Record-high inflation, an out-of-control housing market and the multitrillion dollar federal deficit all figure into Utahns’ top picks for issues they want to see Congress address on a priority basis.

That, according to results of a new statewide Deseret News/Hinckley Institute of Politics poll of 804 registered Utah voters conducted April 5-12 by Dan Jones & Associates.

General economic conditions earned its spot as the top issue for Congress to tackle for 24% of poll participants, with inflation garnering 19% and housing prices 9%. Addressing Russia’s invasion of Ukraine, the federal budget deficit and skyrocketing fuel/oil prices tied for 8% of the top picks for respondents, with wages and taxes each earning 3%.

The polling data comes with a margin of error of plus or minus 3.46 percentage points.

Even before Russia’s war further spurred price increases, robust consumer spending, steady pay raises and chronic supply shortages had sent U.S. consumer inflation to its highest level in four decades. In addition, housing costs, which make up about a third of the consumer price index, have escalated, a trend that seems unlikely to reverse anytime soon.

A report released last week from the U.S. Department of Labor found inflation hit a 12-month rate of 8.5% in March.

While the 8.5% inflation rate is the U.S. overall average, Utah and other Mountain West states that include Arizona, Colorado, Idaho, Montana, Nevada, New Mexico and Wyoming saw annual inflation increase at a nation-leading 10.4%.

The 12-month jump is the largest increase since December 1981, according to the report. Prices have been driven up by bottlenecked supply chains, robust consumer demand and disruptions to global food and energy markets worsened by Russia’s war against Ukraine.

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Basic necessities continue to be among the main drivers of cost increases for U.S. consumers, and the March report notes indexes for gasoline, shelter and food were the largest contributors to the seasonally adjusted all-items increase. The gasoline price index rose 18.3% in March and accounted for over half of the all-items monthly increase. Gas prices are up 48% over the same time last year.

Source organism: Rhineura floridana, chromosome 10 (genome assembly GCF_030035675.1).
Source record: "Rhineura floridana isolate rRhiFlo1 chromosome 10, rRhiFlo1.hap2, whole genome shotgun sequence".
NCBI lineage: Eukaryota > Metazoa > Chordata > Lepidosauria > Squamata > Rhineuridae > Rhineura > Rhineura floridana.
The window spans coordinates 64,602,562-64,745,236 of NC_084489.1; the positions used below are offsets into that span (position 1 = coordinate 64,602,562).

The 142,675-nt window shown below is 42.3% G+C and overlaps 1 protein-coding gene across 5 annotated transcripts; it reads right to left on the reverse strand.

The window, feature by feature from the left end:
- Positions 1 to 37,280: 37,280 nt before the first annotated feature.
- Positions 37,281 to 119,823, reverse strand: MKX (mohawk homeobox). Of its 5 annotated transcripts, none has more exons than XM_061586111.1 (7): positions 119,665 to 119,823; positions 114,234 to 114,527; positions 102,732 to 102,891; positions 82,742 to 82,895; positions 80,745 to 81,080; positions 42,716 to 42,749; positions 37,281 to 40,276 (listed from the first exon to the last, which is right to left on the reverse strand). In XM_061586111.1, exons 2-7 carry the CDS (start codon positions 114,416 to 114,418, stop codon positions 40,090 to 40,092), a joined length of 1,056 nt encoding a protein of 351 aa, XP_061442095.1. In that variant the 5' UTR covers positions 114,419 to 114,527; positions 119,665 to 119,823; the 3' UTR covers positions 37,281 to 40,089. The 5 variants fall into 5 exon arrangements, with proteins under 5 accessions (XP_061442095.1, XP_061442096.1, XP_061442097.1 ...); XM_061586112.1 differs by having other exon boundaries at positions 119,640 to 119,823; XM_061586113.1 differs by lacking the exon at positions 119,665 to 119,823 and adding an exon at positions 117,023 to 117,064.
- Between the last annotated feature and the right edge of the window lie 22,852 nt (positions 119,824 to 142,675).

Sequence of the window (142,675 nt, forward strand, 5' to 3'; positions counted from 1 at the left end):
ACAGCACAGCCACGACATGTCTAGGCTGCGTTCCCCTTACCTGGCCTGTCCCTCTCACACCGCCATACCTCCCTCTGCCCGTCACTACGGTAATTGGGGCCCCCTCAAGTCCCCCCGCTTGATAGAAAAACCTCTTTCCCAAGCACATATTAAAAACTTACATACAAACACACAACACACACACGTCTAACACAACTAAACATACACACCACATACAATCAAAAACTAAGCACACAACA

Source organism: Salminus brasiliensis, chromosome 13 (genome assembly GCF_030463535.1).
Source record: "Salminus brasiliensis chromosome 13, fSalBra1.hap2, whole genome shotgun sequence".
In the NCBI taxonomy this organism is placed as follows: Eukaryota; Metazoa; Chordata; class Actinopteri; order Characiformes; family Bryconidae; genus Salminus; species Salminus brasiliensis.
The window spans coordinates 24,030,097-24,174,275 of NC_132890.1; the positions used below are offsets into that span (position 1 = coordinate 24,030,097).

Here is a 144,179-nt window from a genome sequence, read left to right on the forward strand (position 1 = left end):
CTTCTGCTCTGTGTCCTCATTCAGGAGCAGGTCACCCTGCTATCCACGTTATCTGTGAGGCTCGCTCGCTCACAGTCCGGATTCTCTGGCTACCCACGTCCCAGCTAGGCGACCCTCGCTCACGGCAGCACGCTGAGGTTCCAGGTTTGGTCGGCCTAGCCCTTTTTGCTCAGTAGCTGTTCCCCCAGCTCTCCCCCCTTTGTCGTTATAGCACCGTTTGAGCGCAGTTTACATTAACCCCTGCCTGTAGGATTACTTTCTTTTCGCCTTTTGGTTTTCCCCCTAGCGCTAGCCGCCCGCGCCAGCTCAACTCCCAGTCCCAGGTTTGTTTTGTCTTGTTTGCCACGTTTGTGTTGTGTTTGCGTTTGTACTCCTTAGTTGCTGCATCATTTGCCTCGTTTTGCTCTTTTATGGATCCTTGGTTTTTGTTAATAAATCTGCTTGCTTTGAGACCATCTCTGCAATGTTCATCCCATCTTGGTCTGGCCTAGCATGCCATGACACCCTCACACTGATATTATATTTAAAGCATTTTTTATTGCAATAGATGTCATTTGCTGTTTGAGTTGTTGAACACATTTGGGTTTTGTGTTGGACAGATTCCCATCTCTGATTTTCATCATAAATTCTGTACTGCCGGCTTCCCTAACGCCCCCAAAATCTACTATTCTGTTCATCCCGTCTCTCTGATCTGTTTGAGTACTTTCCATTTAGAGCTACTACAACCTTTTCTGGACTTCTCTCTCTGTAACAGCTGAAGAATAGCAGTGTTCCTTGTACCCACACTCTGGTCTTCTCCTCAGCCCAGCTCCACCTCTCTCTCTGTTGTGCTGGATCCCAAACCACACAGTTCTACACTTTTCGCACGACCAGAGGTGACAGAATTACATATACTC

BYU political science professor Chris Karpowitz reviewed the poll results and noted they reflect a profound level of concern for Utahns on a range of issues that all track back to the performance of the economy.

“To me, the thing that leaps off the page is how concerned Utahns are about the overall economy,” Karpowitz said. “The economy in general, inflation, deficit issues, wages, gas prices ... those could be clustered together and identified as their number one issue.”

Karpowitz said it made sense that the higher prices Utahns are paying across the board for goods and services puts those issues on the front burner, but he also questioned what role Congress can actually play in addressing Utahns’ top concerns.

“They want federal legislators to address these issues though it’s unclear what Congress can really do about these things,” Karpowitz said. “There really are limits. The Federal Reserve has the most effective tool for addressing inflation ... but what Congress can do is to be fiscally wise.”

Karpowitz said the new Deseret News polling further highlights the political challenges that ongoing inflation increases are likely to have in the upcoming midterm election cycle.

“It’s another warning sign for Democrats who control the Congress and the White House that inflation is at the top of people’s minds,” Karpowitz said.

Orem resident and poll participant Taylor Fox said he also believes persistent inflation increases will impact the upcoming elections.

“The weight of what’s happening right now falls on those we are in charge,” Fox said. “That’s waking a lot of people up to the knowledge that their vote really does count.”

Fox, who is 29, married and a father of two, is also concerned that rising costs, particularly in Utah’s red-hot housing market, is greatly reducing access for first-time homebuyers.

“I’ve talked to a lot of people, millennials who have good incomes and are financially sound but who are facing housing prices that are far outpacing their ability to buy something they can afford,” Fox said. “We have this up-and-coming generation that believes in the American dream and wants a slice ... but it’s becoming out of reach.”

Since last summer, Utahns have registered increasing concerns over the wide-ranging price hikes on goods and services, sentiment traced by monthly polling conducted by the Deseret News in partnership with the Hinckley Institute of Politics.

In a statewide poll of Utah voters conducted by Dan Jones & Associates in March, an overwhelming majority of respondents, 93%, said they were very or somewhat concerned about inflation, a number that matched what pollsters heard from Utahns in a February survey.

The same March survey also asked Utahns who they thought bore responsibility for the rise in inflation. While respondents were nearly united in expressing their concerns over wide-ranging price increases, they gave more varied answers to the question about who is to blame.

Not surprisingly, perhaps, partisanship played a role in the March survey. A plurality of respondents, 33%, pointed the finger at the Democratic Party when asked “who or what is to blame for inflation.”

Republicans fared much better, earning only 6% in the blame game, while the Federal Reserve was seen as slightly more liable at 8%. In the poll, 17% of participants pointed to the prices and policies of corporate America as the source of inflation and 23% believed higher costs can be traced to the economic fallout from COVID-19.